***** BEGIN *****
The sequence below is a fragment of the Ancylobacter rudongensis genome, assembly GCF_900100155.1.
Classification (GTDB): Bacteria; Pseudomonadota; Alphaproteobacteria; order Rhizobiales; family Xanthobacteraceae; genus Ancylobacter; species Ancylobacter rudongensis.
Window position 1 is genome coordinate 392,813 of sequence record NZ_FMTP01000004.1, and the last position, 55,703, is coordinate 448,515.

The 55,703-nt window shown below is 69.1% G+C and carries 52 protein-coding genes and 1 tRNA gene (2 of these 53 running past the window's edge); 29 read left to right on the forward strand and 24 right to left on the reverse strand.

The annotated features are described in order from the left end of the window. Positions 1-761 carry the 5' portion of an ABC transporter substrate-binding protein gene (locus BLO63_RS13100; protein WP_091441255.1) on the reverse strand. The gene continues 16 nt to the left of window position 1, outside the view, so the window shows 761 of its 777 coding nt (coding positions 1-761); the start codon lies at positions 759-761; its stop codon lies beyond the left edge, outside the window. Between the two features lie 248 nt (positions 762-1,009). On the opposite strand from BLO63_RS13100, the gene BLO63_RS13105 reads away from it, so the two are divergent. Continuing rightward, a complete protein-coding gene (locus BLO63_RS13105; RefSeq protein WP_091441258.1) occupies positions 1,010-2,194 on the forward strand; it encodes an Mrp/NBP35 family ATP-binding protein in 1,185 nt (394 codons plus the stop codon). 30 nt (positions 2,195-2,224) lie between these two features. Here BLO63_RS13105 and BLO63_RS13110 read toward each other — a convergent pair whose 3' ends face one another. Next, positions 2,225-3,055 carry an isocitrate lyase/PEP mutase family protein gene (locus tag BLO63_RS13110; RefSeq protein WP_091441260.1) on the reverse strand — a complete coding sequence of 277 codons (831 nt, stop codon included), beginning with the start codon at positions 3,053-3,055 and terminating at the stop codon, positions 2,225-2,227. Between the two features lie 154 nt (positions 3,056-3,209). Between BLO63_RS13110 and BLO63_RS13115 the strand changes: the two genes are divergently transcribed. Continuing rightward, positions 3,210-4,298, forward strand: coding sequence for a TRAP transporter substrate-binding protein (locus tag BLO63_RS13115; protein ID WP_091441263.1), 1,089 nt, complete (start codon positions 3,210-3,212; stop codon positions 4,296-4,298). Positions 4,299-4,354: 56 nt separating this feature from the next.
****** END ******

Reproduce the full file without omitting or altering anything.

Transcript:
The sequence below is a fragment of the Ancylobacter rudongensis genome, assembly GCF_900100155.1.
Classification (GTDB): Bacteria; Pseudomonadota; Alphaproteobacteria; order Rhizobiales; family Xanthobacteraceae; genus Ancylobacter; species Ancylobacter rudongensis.
Window position 1 is genome coordinate 392,813 of sequence record NZ_FMTP01000004.1, and the last position, 55,703, is coordinate 448,515.

The 55,703-nt window shown below is 69.1% G+C and carries 52 protein-coding genes and 1 tRNA gene (2 of these 53 running past the window's edge); 29 read left to right on the forward strand and 24 right to left on the reverse strand.

The annotated features are described in order from the left end of the window. Positions 1-761 carry the 5' portion of an ABC transporter substrate-binding protein gene (locus BLO63_RS13100; protein WP_091441255.1) on the reverse strand. The gene continues 16 nt to the left of window position 1, outside the view, so the window shows 761 of its 777 coding nt (coding positions 1-761); the start codon lies at positions 759-761; its stop codon lies beyond the left edge, outside the window. Between the two features lie 248 nt (positions 762-1,009). On the opposite strand from BLO63_RS13100, the gene BLO63_RS13105 reads away from it, so the two are divergent. Continuing rightward, a complete protein-coding gene (locus BLO63_RS13105; RefSeq protein WP_091441258.1) occupies positions 1,010-2,194 on the forward strand; it encodes an Mrp/NBP35 family ATP-binding protein in 1,185 nt (394 codons plus the stop codon). 30 nt (positions 2,195-2,224) lie between these two features. Here BLO63_RS13105 and BLO63_RS13110 read toward each other — a convergent pair whose 3' ends face one another. Next, positions 2,225-3,055 carry an isocitrate lyase/PEP mutase family protein gene (locus tag BLO63_RS13110; RefSeq protein WP_091441260.1) on the reverse strand — a complete coding sequence of 277 codons (831 nt, stop codon included), beginning with the start codon at positions 3,053-3,055 and terminating at the stop codon, positions 2,225-2,227. Between the two features lie 154 nt (positions 3,056-3,209). Between BLO63_RS13110 and BLO63_RS13115 the strand changes: the two genes are divergently transcribed. Continuing rightward, positions 3,210-4,298, forward strand: coding sequence for a TRAP transporter substrate-binding protein (locus tag BLO63_RS13115; protein ID WP_091441263.1), 1,089 nt, complete (start codon positions 3,210-3,212; stop codon positions 4,296-4,298). Positions 4,299-4,354: 56 nt separating this feature from the next.